As a top 50 apartment owner and operator, Cortland has a brand and reputation of success and customer service. On the latest Walker Webcast, CEO Steven DeFrancis joined us to discuss his strategic approach to systemization, his focus on building a stellar team, and his approach to growth.
In this episode of Driven by Insight, Willy interviews Steven DeFrancis, the founder and CEO of Cortland. Since its founding in 2005, Cortland has expanded into a global, vertically-integrated multifamily real estate investment, development, and asset management company. It is anchored in providing a beautiful yet affordable living environment and an enriched lifestyle to its residents. To this end, the company has developed a unique approach of internalizing the majority of its functions.
Steven and his team manage a portfolio of multifamily assets located in 11 states, primarily in the Southeast, Midwest, and Texas. Cortland is the largest owner and operator in the cities of Atlanta and Dallas, as well as in the entire state of Texas. The company employs more than 2,000 associates; it also owns and manages over 65,000 units, with a pipeline that will push this number to over 70,000 by the end of the year. Cortland is a National Multifamily Housing Council top 50 owner and manager, and was ranked as a top US brand by Reputation.com. Steven himself holds a BA in Real Estate from the University of Georgia’s Terry College of Business, and he is a member of the Buckhead Coalition, the board of the Atlanta Neighborhood Development Partnership, The Real Estate Roundtable, the Urban Land Institute, and the National Multifamily Housing Council.
As the conversation gets underway, Willy looks back to the founding of Cortland as a small development firm focused locally on Atlanta, noting that the company shifted its approach during the financial crisis of the 2000s. What did Steven and his colleagues see, Willy wonders, that led to the shift? Steven explains Cortland’s decision to invest in research into where the market was going as the recession continued, and about the company’s pivot in terms of clientele and customer focus. Cortland turned to insourcing, too, to control all touchpoints with customers.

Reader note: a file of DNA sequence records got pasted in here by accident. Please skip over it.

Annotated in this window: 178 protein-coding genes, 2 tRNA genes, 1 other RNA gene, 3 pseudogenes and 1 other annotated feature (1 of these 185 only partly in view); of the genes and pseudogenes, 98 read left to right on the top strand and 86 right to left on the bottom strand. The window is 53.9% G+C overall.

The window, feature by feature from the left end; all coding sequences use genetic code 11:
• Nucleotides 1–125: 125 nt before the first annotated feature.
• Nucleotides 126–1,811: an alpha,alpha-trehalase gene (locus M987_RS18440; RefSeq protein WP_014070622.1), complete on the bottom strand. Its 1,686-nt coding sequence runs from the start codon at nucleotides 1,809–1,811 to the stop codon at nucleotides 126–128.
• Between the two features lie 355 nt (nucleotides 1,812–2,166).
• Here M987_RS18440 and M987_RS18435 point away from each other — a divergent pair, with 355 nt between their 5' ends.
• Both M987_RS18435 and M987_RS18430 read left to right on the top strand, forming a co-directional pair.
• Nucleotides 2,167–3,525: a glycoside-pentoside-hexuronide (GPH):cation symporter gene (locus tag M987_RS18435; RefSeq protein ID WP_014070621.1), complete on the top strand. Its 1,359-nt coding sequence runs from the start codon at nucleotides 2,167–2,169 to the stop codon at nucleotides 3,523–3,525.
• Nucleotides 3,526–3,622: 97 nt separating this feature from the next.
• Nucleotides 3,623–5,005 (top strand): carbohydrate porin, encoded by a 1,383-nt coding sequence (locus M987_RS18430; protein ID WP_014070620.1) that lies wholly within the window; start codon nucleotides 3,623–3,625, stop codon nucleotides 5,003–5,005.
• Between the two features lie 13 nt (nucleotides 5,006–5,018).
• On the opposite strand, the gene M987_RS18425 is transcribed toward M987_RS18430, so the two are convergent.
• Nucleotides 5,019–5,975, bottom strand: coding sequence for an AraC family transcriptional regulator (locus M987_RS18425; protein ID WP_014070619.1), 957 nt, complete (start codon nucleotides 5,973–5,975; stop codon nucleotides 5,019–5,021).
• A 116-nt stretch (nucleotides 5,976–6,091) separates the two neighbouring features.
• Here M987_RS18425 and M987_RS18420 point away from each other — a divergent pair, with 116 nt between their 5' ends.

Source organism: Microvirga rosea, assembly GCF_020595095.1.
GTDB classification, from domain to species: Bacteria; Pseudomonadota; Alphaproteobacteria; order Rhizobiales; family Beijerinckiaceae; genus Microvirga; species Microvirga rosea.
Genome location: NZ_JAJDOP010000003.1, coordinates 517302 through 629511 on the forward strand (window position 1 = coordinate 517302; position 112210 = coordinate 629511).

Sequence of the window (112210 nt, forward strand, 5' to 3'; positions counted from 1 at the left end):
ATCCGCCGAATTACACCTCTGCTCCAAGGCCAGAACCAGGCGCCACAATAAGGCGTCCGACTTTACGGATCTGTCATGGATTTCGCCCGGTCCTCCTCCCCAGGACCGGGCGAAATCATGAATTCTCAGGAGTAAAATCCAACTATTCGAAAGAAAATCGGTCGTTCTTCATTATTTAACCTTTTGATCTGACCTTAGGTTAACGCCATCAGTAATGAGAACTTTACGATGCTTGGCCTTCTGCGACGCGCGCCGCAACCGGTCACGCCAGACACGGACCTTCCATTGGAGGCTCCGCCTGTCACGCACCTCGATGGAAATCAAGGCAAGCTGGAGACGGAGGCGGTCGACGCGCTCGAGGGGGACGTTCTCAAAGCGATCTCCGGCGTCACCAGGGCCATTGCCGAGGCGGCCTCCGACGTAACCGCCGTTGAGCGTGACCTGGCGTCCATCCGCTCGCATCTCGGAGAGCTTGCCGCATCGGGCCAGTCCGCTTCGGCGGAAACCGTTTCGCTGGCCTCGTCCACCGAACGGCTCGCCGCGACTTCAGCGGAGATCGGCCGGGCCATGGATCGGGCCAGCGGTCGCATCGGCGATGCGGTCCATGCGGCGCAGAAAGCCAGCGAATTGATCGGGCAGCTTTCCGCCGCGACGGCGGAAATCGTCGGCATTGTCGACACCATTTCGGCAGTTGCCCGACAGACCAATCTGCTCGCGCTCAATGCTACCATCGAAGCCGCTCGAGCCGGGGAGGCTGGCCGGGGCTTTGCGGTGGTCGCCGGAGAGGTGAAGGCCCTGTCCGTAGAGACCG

This long-term vision, in turn, drove all areas of the business, from hiring to design. Cortland developed an associate-first culture, which is needed for excellence in customer service. While the recruitment process is rigorous, it yields a workforce well suited to particular jobs. The vision also prompted a focus on brand. In part, the Cortland brand developed naturally through the company’s consistency of assets; however, the company has also intentionally worked on its brand in order to create passion among human capital and help with marketing.
Next, Willy and Steven dive into more detail concerning Cortland’s consistency of assets. Cortland has processes in place to provide a high level of standardization across its business; this allows, for instance, residents to count on a certain standard of fit and finish across properties, and property managers to easily transfer between locations. Much of the company’s systematizing is preventative maintenance, but Steven and his colleagues also realized years ago that, while not everyone can afford a very expensive home, nearly everyone has pride in where they live. So, Cortland decided to provide consistently high-quality living spaces at affordable costs.